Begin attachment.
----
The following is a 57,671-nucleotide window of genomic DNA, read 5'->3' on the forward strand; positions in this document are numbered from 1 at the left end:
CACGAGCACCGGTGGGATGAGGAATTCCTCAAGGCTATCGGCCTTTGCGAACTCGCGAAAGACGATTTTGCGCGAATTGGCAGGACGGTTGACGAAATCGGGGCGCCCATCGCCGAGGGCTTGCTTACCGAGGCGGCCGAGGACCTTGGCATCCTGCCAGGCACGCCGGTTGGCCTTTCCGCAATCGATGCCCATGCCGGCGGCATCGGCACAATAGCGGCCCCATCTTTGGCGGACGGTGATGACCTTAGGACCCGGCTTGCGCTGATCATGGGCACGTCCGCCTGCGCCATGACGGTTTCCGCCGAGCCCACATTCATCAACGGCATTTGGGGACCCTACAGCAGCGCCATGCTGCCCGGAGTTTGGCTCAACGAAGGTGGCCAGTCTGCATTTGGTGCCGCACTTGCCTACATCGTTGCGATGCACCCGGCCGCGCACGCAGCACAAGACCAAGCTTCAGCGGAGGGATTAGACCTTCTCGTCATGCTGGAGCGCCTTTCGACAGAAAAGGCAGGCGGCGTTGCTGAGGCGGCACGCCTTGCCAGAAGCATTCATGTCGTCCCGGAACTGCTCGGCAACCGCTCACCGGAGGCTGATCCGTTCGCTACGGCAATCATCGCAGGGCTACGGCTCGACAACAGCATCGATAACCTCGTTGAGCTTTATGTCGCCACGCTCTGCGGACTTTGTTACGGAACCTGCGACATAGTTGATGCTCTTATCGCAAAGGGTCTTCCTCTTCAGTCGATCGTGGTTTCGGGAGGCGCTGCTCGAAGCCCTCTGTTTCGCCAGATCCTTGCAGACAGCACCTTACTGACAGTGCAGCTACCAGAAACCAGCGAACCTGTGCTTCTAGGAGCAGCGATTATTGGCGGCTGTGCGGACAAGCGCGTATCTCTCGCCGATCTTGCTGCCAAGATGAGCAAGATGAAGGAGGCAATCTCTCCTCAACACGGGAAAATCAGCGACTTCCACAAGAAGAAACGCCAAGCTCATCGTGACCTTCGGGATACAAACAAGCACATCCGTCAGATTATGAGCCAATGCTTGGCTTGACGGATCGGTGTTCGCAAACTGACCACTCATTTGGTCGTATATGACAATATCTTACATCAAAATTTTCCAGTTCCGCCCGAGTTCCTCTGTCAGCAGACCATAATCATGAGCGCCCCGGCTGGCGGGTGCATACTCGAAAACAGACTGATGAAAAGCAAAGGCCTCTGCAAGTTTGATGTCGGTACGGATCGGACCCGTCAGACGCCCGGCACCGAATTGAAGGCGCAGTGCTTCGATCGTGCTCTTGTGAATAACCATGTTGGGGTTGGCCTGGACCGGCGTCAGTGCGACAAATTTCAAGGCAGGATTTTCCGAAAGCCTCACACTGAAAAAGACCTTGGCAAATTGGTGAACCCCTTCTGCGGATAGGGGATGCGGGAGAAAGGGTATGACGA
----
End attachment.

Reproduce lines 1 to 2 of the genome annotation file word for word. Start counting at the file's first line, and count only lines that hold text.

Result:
The following is a 57,671-nucleotide window of genomic DNA, read 5'->3' on the forward strand; positions in this document are numbered from 1 at the left end:
CACGAGCACCGGTGGGATGAGGAATTCCTCAAGGCTATCGGCCTTTGCGAACTCGCGAAAGACGATTTTGCGCGAATTGGCAGGACGGTTGACGAAATCGGGGCGCCCATCGCCGAGGGCTTGCTTACCGAGGCGGCCGAGGACCTTGGCATCCTGCCAGGCACGCCGGTTGGCCTTTCCGCAATCGATGCCCATGCCGGCGGCATCGGCACAATAGCGGCCCCATCTTTGGCGGACGGTGATGACCTTAGGACCCGGCTTGCGCTGATCATGGGCACGTCCGCCTGCGCCATGACGGTTTCCGCCGAGCCCACATTCATCAACGGCATTTGGGGACCCTACAGCAGCGCCATGCTGCCCGGAGTTTGGCTCAACGAAGGTGGCCAGTCTGCATTTGGTGCCGCACTTGCCTACATCGTTGCGATGCACCCGGCCGCGCACGCAGCACAAGACCAAGCTTCAGCGGAGGGATTAGACCTTCTCGTCATGCTGGAGCGCCTTTCGACAGAAAAGGCAGGCGGCGTTGCTGAGGCGGCACGCCTTGCCAGAAGCATTCATGTCGTCCCGGAACTGCTCGGCAACCGCTCACCGGAGGCTGATCCGTTCGCTACGGCAATCATCGCAGGGCTACGGCTCGACAACAGCATCGATAACCTCGTTGAGCTTTATGTCGCCACGCTCTGCGGACTTTGTTACGGAACCTGCGACATAGTTGATGCTCTTATCGCAAAGGGTCTTCCTCTTCAGTCGATCGTGGTTTCGGGAGGCGCTGCTCGAAGCCCTCTGTTTCGCCAGATCCTTGCAGACAGCACCTTACTGACAGTGCAGCTACCAGAAACCAGCGAACCTGTGCTTCTAGGAGCAGCGATTATTGGCGGCTGTGCGGACAAGCGCGTATCTCTCGCCGATCTTGCTGCCAAGATGAGCAAGATGAAGGAGGCAATCTCTCCTCAACACGGGAAAATCAGCGACTTCCACAAGAAGAAACGCCAAGCTCATCGTGACCTTCGGGATACAAACAAGCACATCCGTCAGATTATGAGCCAATGCTTGGCTTGACGGATCGGTGTTCGCAAACTGACCACTCATTTGGTCGTATATGACAATATCTTACATCAAAATTTTCCAGTTCCGCCCGAGTTCCTCTGTCAGCAGACCATAATCATGAGCGCCCCGGCTGGCGGGTGCATACTCGAAAACAGACTGATGAAAAGCAAAGGCCTCTGCAAGTTTGATGTCGGTACGGATCGGACCCGTCAGACGCCCGGCACCGAATTGAAGGCGCAGTGCTTCGATCGTGCTCTTGTGAATAACCATGTTGGGGTTGGCCTGGACCGGCGTCAGTGCGACAAATTTCAAGGCAGGATTTTCCGAAAGCCTCACACTGAAAAAGACCTTGGCAAATTGGTGAACCCCTTCTGCGGATAGGGGATGCGGGAGAAAGGGTATGACGA